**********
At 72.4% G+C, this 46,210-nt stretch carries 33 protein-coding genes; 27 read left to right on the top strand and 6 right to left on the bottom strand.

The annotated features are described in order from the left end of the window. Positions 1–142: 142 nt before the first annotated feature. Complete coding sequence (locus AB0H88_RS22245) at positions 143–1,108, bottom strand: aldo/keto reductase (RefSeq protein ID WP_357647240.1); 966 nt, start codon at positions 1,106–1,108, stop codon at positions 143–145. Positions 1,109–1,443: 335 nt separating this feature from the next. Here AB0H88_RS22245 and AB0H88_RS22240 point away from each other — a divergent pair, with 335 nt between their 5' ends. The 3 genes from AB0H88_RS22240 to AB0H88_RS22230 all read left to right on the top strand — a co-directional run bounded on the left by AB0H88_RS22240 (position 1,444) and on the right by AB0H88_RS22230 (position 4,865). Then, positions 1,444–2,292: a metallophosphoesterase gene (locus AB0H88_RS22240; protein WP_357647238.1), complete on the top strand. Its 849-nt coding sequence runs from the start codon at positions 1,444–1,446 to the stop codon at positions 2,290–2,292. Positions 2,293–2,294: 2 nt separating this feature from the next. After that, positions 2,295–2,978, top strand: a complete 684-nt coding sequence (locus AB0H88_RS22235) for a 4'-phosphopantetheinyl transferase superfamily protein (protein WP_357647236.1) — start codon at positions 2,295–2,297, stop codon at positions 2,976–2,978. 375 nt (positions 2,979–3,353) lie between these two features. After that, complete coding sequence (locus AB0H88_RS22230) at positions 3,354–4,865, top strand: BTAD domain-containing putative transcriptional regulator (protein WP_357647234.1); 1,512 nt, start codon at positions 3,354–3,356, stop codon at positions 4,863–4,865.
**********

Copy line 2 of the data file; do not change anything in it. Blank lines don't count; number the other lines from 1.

The annotated features are described in order from the left end of the window. Positions 1–142: 142 nt before the first annotated feature. Complete coding sequence (locus AB0H88_RS22245) at positions 143–1,108, bottom strand: aldo/keto reductase (RefSeq protein ID WP_357647240.1); 966 nt, start codon at positions 1,106–1,108, stop codon at positions 143–145. Positions 1,109–1,443: 335 nt separating this feature from the next. Here AB0H88_RS22245 and AB0H88_RS22240 point away from each other — a divergent pair, with 335 nt between their 5' ends. The 3 genes from AB0H88_RS22240 to AB0H88_RS22230 all read left to right on the top strand — a co-directional run bounded on the left by AB0H88_RS22240 (position 1,444) and on the right by AB0H88_RS22230 (position 4,865). Then, positions 1,444–2,292: a metallophosphoesterase gene (locus AB0H88_RS22240; protein WP_357647238.1), complete on the top strand. Its 849-nt coding sequence runs from the start codon at positions 1,444–1,446 to the stop codon at positions 2,290–2,292. Positions 2,293–2,294: 2 nt separating this feature from the next. After that, positions 2,295–2,978, top strand: a complete 684-nt coding sequence (locus AB0H88_RS22235) for a 4'-phosphopantetheinyl transferase superfamily protein (protein WP_357647236.1) — start codon at positions 2,295–2,297, stop codon at positions 2,976–2,978. 375 nt (positions 2,979–3,353) lie between these two features. After that, complete coding sequence (locus AB0H88_RS22230) at positions 3,354–4,865, top strand: BTAD domain-containing putative transcriptional regulator (protein WP_357647234.1); 1,512 nt, start codon at positions 3,354–3,356, stop codon at positions 4,863–4,865.